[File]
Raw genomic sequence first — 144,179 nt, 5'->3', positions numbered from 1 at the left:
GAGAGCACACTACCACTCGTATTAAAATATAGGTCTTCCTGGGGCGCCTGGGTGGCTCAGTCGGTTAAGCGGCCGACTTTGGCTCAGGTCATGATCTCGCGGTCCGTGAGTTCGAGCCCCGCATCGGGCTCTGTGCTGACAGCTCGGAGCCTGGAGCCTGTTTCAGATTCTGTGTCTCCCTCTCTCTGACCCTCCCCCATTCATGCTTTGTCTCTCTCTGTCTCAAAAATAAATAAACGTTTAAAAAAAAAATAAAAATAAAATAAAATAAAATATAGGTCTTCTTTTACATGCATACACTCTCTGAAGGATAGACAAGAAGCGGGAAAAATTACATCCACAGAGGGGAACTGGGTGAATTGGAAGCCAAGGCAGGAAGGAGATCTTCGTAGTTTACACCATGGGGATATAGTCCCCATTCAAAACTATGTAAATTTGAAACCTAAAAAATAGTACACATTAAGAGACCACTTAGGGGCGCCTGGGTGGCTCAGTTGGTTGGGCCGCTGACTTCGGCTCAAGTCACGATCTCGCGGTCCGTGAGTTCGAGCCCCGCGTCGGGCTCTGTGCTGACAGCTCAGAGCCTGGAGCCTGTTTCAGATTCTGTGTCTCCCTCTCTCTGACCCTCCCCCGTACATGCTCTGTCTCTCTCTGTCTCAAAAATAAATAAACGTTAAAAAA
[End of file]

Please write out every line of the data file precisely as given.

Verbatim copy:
Raw genomic sequence first — 144,179 nt, 5'->3', positions numbered from 1 at the left:
GAGAGCACACTACCACTCGTATTAAAATATAGGTCTTCCTGGGGCGCCTGGGTGGCTCAGTCGGTTAAGCGGCCGACTTTGGCTCAGGTCATGATCTCGCGGTCCGTGAGTTCGAGCCCCGCATCGGGCTCTGTGCTGACAGCTCGGAGCCTGGAGCCTGTTTCAGATTCTGTGTCTCCCTCTCTCTGACCCTCCCCCATTCATGCTTTGTCTCTCTCTGTCTCAAAAATAAATAAACGTTTAAAAAAAAAATAAAAATAAAATAAAATAAAATATAGGTCTTCTTTTACATGCATACACTCTCTGAAGGATAGACAAGAAGCGGGAAAAATTACATCCACAGAGGGGAACTGGGTGAATTGGAAGCCAAGGCAGGAAGGAGATCTTCGTAGTTTACACCATGGGGATATAGTCCCCATTCAAAACTATGTAAATTTGAAACCTAAAAAATAGTACACATTAAGAGACCACTTAGGGGCGCCTGGGTGGCTCAGTTGGTTGGGCCGCTGACTTCGGCTCAAGTCACGATCTCGCGGTCCGTGAGTTCGAGCCCCGCGTCGGGCTCTGTGCTGACAGCTCAGAGCCTGGAGCCTGTTTCAGATTCTGTGTCTCCCTCTCTCTGACCCTCCCCCGTACATGCTCTGTCTCTCTCTGTCTCAAAAATAAATAAACGTTAAAAAA